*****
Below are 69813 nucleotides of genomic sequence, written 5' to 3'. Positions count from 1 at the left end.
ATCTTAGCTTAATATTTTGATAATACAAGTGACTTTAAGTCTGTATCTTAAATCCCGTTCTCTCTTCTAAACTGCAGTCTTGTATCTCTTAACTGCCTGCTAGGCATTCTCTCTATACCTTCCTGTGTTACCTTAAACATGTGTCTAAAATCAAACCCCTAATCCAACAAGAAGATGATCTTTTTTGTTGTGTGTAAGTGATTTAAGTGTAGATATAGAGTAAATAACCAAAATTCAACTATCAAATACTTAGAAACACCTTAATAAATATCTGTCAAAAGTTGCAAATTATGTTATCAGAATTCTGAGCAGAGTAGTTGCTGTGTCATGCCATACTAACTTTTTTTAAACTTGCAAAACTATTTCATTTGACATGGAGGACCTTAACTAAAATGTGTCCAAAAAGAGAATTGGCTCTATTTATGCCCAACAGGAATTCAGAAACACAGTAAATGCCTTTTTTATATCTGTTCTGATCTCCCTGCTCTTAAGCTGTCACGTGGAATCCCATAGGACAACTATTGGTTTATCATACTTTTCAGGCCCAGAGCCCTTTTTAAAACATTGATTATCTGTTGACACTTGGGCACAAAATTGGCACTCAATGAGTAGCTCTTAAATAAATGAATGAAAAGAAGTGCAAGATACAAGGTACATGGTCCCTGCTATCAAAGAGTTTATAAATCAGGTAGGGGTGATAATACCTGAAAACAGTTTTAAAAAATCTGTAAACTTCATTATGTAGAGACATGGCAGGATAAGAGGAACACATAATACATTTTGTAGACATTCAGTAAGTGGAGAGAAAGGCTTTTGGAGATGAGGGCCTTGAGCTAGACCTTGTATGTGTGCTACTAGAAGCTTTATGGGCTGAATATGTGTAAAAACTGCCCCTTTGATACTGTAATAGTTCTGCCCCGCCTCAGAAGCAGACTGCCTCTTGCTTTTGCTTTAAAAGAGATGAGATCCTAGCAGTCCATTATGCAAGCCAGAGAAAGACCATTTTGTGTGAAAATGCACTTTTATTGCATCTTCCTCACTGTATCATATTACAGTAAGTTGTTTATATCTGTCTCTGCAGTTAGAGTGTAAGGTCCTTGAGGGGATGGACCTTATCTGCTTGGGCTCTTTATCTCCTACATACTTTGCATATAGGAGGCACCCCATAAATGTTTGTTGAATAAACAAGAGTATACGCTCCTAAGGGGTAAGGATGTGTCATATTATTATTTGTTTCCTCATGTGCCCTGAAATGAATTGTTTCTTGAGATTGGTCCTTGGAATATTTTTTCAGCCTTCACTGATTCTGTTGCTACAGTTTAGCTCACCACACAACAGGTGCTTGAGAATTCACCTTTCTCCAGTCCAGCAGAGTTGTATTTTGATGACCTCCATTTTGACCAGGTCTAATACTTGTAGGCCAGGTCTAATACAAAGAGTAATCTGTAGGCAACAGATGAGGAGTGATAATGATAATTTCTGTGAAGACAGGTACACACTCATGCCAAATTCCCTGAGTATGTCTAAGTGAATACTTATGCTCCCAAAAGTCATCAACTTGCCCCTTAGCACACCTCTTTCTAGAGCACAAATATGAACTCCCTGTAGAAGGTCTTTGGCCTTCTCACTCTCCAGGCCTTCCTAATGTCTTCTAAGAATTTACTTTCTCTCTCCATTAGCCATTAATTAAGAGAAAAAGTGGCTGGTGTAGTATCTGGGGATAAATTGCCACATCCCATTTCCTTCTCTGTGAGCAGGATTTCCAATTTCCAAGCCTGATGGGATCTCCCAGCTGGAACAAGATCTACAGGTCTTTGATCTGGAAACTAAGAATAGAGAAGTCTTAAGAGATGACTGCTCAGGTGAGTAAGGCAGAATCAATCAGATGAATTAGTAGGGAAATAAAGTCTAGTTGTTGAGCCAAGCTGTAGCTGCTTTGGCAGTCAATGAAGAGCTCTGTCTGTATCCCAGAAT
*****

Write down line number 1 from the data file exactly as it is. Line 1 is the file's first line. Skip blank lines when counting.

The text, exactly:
Below are 69813 nucleotides of genomic sequence, written 5' to 3'. Positions count from 1 at the left end.